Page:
• Balancing adjustments for assets. This only applies to assets used for conducting R&D activities and this also includes R&D partnership assets.
  • Monetary contributions under the CRC programme.
what counts as RD costs

Which costs do not count for R&D tax incentives?

While, in some cases, it will be a judgement call, and it can be good to seek professional advice on whether an expense could be qualifying R&D, certain expenses will definitely not count.

This includes:

  • Expenditure on interest
  • Expenditure that can not be said to be at “risk”
  • Expenditure on core technology
  • Expenditure on real estate, be it the purchase of or constructing of a building or any part thereof
  • The expenditure included in the cost of an asset that is depreciating

What is an R&D Grant?

An R&D Grant is the same thing as the R&D tax incentive. It is a portion of your eligible expenditure on research and development that will either be paid out as a cash benefit or alternatively be offset from your tax burden. Sometimes it can also be carried forward to offset tax in the next year. Another name for the R&D grant is the R&D tax credit. The contents of this guide, therefore, applies to the R&D grant, as it is a synonym.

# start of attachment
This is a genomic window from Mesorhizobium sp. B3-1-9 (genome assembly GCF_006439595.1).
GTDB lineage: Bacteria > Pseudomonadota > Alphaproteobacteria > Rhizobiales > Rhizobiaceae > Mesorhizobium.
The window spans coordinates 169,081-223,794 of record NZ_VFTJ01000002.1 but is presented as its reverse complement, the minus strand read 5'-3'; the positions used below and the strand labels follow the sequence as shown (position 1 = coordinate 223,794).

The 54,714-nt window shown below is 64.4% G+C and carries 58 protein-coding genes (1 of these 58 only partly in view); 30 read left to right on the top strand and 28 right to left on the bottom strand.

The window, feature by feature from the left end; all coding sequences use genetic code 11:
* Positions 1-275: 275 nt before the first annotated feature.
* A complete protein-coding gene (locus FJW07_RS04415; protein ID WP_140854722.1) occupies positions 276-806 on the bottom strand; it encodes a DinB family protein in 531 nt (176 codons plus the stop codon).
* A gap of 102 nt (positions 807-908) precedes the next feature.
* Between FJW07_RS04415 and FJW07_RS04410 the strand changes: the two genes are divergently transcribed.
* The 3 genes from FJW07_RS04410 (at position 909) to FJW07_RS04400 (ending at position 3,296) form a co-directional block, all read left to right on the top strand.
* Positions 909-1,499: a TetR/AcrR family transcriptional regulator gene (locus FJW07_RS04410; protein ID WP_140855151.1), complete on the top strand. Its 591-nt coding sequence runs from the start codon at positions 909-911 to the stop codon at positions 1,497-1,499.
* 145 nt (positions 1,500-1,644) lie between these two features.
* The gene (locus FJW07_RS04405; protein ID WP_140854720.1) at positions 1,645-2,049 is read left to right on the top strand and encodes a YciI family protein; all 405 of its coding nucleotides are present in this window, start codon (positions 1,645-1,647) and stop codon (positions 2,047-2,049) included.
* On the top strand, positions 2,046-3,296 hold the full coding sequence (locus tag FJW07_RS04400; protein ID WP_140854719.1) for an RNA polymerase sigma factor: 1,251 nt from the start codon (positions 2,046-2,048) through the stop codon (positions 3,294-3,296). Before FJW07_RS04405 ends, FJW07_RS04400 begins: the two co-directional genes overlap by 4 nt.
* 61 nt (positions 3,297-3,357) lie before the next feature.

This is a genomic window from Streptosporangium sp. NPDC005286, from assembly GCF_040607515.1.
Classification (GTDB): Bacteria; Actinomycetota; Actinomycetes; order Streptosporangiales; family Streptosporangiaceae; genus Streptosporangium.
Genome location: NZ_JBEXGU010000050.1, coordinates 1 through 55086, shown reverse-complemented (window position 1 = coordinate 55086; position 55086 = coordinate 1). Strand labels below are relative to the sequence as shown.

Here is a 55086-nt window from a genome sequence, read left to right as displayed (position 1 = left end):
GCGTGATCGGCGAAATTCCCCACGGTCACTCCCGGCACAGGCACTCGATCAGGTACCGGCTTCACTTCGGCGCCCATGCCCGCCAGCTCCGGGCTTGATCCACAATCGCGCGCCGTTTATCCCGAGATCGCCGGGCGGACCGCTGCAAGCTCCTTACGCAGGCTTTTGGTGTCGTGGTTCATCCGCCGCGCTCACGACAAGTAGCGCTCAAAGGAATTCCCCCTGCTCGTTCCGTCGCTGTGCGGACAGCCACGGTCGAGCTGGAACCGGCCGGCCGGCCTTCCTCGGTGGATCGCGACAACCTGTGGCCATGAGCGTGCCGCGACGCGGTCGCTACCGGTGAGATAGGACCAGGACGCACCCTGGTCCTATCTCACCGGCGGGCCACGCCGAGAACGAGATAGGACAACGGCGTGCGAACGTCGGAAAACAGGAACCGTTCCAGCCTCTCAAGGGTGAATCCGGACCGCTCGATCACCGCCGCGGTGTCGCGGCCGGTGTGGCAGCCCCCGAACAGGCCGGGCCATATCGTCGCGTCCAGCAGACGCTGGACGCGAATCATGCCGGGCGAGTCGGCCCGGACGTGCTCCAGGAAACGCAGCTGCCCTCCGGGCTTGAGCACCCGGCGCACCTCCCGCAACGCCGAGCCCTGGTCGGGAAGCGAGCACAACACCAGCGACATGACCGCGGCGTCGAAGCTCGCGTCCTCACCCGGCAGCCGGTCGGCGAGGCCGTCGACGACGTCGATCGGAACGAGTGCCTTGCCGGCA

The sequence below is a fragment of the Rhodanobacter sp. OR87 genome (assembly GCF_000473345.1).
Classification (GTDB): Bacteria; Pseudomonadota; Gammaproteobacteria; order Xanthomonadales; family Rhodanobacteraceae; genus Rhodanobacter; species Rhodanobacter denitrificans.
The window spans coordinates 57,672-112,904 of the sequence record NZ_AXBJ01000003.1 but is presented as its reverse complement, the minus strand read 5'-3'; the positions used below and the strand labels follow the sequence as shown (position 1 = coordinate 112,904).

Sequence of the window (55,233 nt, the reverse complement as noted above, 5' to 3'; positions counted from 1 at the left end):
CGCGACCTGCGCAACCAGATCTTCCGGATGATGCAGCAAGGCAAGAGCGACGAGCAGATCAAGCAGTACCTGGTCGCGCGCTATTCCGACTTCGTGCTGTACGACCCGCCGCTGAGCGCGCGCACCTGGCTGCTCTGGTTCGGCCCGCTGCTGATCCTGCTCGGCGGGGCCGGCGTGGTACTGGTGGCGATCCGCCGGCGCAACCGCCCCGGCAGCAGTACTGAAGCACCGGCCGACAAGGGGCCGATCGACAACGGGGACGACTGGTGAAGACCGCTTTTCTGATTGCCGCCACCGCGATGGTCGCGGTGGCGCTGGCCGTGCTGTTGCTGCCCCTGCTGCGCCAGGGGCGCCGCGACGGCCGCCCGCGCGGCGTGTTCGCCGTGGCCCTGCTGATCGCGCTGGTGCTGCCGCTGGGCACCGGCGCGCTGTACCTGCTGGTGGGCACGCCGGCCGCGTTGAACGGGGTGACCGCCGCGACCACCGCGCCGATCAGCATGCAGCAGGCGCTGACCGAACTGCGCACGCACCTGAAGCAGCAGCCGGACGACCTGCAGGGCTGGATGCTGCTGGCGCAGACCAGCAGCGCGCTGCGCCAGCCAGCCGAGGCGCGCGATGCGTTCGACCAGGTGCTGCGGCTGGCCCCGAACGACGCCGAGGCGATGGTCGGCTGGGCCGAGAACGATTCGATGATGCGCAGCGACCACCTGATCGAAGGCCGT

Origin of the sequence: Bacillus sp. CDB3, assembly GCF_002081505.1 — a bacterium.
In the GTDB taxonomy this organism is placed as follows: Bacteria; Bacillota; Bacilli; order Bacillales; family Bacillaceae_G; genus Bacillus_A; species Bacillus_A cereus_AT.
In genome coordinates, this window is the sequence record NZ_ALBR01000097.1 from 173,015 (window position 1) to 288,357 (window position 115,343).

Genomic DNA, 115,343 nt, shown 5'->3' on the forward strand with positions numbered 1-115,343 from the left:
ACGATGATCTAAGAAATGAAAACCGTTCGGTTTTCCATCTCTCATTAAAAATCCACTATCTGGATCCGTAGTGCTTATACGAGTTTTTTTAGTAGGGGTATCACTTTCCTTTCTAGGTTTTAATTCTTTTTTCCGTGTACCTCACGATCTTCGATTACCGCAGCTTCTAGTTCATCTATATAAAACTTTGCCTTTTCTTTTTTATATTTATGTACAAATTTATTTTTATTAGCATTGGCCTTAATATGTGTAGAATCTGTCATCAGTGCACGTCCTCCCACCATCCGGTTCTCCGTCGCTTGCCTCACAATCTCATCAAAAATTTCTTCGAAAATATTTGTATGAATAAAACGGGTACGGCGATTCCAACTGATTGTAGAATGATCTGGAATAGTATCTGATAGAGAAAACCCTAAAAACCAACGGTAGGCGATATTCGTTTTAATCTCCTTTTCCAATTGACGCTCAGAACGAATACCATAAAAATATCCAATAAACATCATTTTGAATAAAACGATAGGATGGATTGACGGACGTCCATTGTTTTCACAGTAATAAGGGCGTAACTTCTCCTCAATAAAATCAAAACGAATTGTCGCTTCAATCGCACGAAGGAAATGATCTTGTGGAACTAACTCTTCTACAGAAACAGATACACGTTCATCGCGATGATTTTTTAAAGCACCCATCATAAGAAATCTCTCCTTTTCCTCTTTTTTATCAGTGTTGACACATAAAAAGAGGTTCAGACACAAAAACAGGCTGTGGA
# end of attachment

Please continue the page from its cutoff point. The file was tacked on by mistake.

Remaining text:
How does the R&D tax incentive work?

The R&D tax incentive is the same as the R&D tax offset and works as laid out above. Another name for the scheme is the R&D Grant.

How do I claim the R&D tax incentive?

Though if you are looking for R&D financing, we always recommend you work with a reputable R&D tax offset advisor, you can, of course, also self-file your tax credit application.

There are three essential elements:

  • Filling in your company tax return:
  • An explanation as to how your activities meet the requirements for claiming the tax credit. This is often referred to as a ‘Technical Narrative’;